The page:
HMS Kirkliston (M1157)

HMS Kirkliston (M1157) was a Ton-class minesweeper of the Royal Navy, built by Harland and Wolff and launched on 18 February 1954. In a brief episode from 1956 to 1960 she was temporarily renamed HMS Kilmorey and was assigned to the Ulster division Royal Naval Reserve (RNR).

United Kingdom
Name: HMS Kirkliston (M1157)
Builder: Harland and Wolff[1]
Yard number: 1518[1]
Launched: 18 February 1954
Completed: 21 August 1954[1]
Decommissioned: 2 December 1985
Fate: Sold for scrap, 20 October 1991
General characteristics
Class and type: Ton-class minesweeper
Displacement: 440 tons
Length: 152 ft (46 m)
Beam: 28 ft (8.5 m)
Draught: 8 ft (2.4 m)
Propulsion: Originally Mirrlees diesel, later Napier Deltic, producing 3,000 shp (2,200 kW) on each of two shafts
Speed: 15 knots (28 km/h; 17 mph)
Complement: 33

Construction and design

Kirkliston was ordered on 22 March 1952,[2] was launched at Harland and Wolff's Belfast shipyard on 18 February 1954[3] and completed on 21 August 1954.[4]

She was 152 feet (46.33 m) long overall and 140 feet (42.67 m) between perpendiculars, with a beam of 28 feet 9 inches (8.76 m) and a draught of 8 feet 3 inches (2.51 m). Displacement was 360 long tons (370 t) normal and 425 long tons (432 t) deep load.[5] Kirliston was initially powered by a pair of 12-cylinder Mirrlees diesel engine, driving two shafts and giving a total of 2,500 shaft horsepower (1,900 kW), giving the ship a speed of 15 knots (17 mph; 28 km/h).[5][lower-alpha 1] 45 tons of fuel were carried, giving a range of 3,000 nautical miles (3,500 mi; 5,600 km) at 8 knots (9.2 mph; 15 km/h).[5][7]

Armament consisted of a single Bofors 40 mm anti-aircraft gun forward and two Oerlikon 20 mm cannon aft.[5][7] Minesweeping equipment included wire sweeps for sweeping moored contact mines and acoustic or magnetic sweeps for dealing with influence mines.[8] The ship had a crew of 27 in peacetime and 39 in wartime.[7]


On 14 August 1956, Kirkliston served with the Ulster Division of the Royal Navy Reserve (RNR), and as such, was temporarily renamed Kilmorey,[9] until replaced by sister-ship Alfriston in July 1960, when Kirkliston resumed her original name.[10][11] From November 1962 to June 1964 she was converted to a minehunter at Portsmouth Dockyard.[12][3] Her magnetic sweep gear was removed and Type 193 Sonar was fitted to allow mines to be detected so that divers could destroy the mine.[11] She then joined the 4th Mine Countermeasures Squadron at Port Edgar.[12] From 1966[lower-alpha 2] she saw service in the Far East as part of the 6th Mine Countermeasures Squadron based at Hong Kong.[3][12] On 16 August 1971, Typhoon Rose struck Hong Kong. Kirkliston and the other two minesweepers of the 6th Mine Countermeasures Squadron, Bossington and Hubberston took part in rescue operations following the Typhoon. Kirleston rescued 40 survivors from stranded ships, including the only four survivors from the Hong Kong–Macau ferry Fat Shan, which had foundered off Lantau Island, killing 88 passengers and crew.[13][14] In 1972 she returned to British waters, joining the First Mine Countermeasures Squadron, again at Port Edgar.[9][12]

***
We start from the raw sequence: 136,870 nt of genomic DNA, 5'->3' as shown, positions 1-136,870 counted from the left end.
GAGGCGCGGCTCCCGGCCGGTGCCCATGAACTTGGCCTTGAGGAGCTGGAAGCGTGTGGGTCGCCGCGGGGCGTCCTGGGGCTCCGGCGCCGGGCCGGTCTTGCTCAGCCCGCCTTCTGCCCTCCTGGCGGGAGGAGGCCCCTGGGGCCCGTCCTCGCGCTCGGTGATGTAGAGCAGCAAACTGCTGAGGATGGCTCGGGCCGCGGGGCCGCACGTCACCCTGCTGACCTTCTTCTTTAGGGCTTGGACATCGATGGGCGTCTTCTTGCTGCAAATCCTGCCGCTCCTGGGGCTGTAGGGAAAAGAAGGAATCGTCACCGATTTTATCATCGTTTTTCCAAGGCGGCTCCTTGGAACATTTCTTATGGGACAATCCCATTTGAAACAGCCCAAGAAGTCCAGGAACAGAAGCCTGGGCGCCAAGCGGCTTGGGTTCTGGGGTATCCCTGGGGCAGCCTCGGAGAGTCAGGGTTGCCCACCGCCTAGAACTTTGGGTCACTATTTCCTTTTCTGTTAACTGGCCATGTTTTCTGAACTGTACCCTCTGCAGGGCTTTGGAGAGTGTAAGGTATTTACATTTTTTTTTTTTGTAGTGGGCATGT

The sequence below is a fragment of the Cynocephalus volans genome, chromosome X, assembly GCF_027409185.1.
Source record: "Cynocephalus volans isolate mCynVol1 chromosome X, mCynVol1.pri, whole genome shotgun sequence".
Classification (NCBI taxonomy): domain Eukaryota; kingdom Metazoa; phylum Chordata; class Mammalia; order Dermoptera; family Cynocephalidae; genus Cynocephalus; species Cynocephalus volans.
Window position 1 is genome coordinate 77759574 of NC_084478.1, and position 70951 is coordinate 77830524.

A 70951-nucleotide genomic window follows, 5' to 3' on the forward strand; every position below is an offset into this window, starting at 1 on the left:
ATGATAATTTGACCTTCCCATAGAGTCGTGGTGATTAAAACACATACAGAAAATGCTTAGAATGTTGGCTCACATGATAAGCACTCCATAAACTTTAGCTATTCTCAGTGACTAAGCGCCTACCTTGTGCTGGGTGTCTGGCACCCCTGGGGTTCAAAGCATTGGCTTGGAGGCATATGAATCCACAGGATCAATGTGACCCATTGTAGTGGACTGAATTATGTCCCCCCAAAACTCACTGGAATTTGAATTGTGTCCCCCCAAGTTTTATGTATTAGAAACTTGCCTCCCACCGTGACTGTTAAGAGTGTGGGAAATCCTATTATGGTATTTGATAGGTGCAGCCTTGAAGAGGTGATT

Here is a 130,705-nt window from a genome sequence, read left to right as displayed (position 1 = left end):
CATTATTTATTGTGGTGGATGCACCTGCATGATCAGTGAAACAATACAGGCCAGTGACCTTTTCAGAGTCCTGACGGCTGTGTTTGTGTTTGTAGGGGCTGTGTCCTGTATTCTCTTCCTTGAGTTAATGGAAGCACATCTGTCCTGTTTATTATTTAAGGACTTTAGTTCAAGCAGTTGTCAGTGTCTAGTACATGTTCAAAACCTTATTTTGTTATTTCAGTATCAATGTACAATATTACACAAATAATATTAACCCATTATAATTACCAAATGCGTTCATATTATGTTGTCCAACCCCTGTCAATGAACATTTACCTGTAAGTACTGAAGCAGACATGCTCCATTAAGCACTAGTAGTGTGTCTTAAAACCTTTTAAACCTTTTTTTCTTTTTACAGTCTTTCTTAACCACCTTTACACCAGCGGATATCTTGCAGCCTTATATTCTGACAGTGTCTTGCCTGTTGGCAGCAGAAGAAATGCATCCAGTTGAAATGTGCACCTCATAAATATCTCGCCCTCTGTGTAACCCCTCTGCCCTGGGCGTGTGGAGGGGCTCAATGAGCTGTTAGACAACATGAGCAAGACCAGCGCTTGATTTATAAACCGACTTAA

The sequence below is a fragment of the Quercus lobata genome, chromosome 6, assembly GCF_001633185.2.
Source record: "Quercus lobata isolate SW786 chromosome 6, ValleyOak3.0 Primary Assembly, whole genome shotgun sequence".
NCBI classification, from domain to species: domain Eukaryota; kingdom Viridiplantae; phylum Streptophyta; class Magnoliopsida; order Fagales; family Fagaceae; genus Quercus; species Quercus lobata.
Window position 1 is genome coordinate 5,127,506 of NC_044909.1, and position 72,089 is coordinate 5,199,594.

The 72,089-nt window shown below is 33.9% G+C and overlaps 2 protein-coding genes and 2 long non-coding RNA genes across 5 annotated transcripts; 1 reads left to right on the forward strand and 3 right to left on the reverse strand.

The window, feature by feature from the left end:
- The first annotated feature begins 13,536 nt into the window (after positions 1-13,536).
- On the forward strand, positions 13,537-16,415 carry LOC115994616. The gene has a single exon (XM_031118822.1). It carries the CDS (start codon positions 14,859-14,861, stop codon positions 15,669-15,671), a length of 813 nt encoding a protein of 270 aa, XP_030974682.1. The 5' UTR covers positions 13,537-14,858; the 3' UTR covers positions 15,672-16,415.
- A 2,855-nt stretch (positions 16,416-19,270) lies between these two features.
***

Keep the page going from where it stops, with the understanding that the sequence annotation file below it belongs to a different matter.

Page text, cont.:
In 1973 Kirkliston was refitted at Gibraltar, and following the refit served for six months with the Forth Division of the RNR, being the first minehunter operated by the RNR, before joining the 2nd Mine Countermeasures Squadron based at Portsmouth.[12] From August to December 1975 she was part of STANAVFORCHAN (Standing Naval Force Channel).[9] In 1977 she was used to evaluate equipment planned for the Hunt-class mine countermeasures vessels.[12] HMS Kirkliston was decommissioned on 2 December 1985 and was sold for scrap on 20 October 1991.


  1. Later Tons, beginning with Highburton, completed in June 1955, were powered by two Napier Deltic engines, giving a total of 3,000 shaft horsepower (2,200 kW).[6][7]
  2. From 1969 according to Worth.[9]
  1. McCluskie, Tom (2013). The Rise and Fall of Harland and Wolff. Stroud: The History Press. p. 164. ISBN 9780752488615.
  2. Gardiner & Chumbley 1995, p. 541
  3. "Kirkliston joins the '30' club". Navy News. March 1984. p. 2. Retrieved 11 August 2018.
  4. Worth 1986, p. 77
  5. Gardiner & Chumbley 1995, p. 539
  6. Worth 1986, pp. 77, 97
  7. Blackman 1962, p. 282
  8. Brown & Moore 2012, p. 130–131
  9. Worth 1986, p. 101
  10. Worth 1986, p. 79
  11. Gardiner & Chumbley 1995, p. 542
  12. "Ships of the Royal Navy: No. 261: Kirkliston Ahead of the 'Hunt'". Navy News. August 1977. p. 5. Retrieved 12 August 2018.
  13. "Navy ships save 250: 'Snatched' from the Typhoon". Navy News. October 1971. p. 17. Retrieved 2 December 2018.
  14. Chi-pang, Lau. "Major marine incidents since 1841: Chapter 2.3: Major marine incidents since 1951". History of the Port of Hong Kong and Marine Department. Marine Department (Hong Kong). Retrieved 2 December 2018.
  • Blackman, Raymond V. B. (1962). Jane's Fighting Ships 1962–63. London: Sampson Low, Marston & Co. Ltd.
  • Brown, D. K.; Moore, George (2012). Rebuilding the Royal Navy: Warship Design Since 1945. Barnsley, UK: Seaforth Publishing. ISBN 978-1-84832-150-2.
  • Gardiner, Robert; Chumbley, Stephen, eds. (1995). Conway's All The World's Fighting Ships 1947–1995. Annapolis, Maryland, USA: Naval Institute Press. ISBN 1-55750-132-7.
  • Worth, Jack (1986). British Warships Since 1945: Part 4: Minesweepers. Liskeard, UK: Maritime Books. ISBN 0-907771-12-2.

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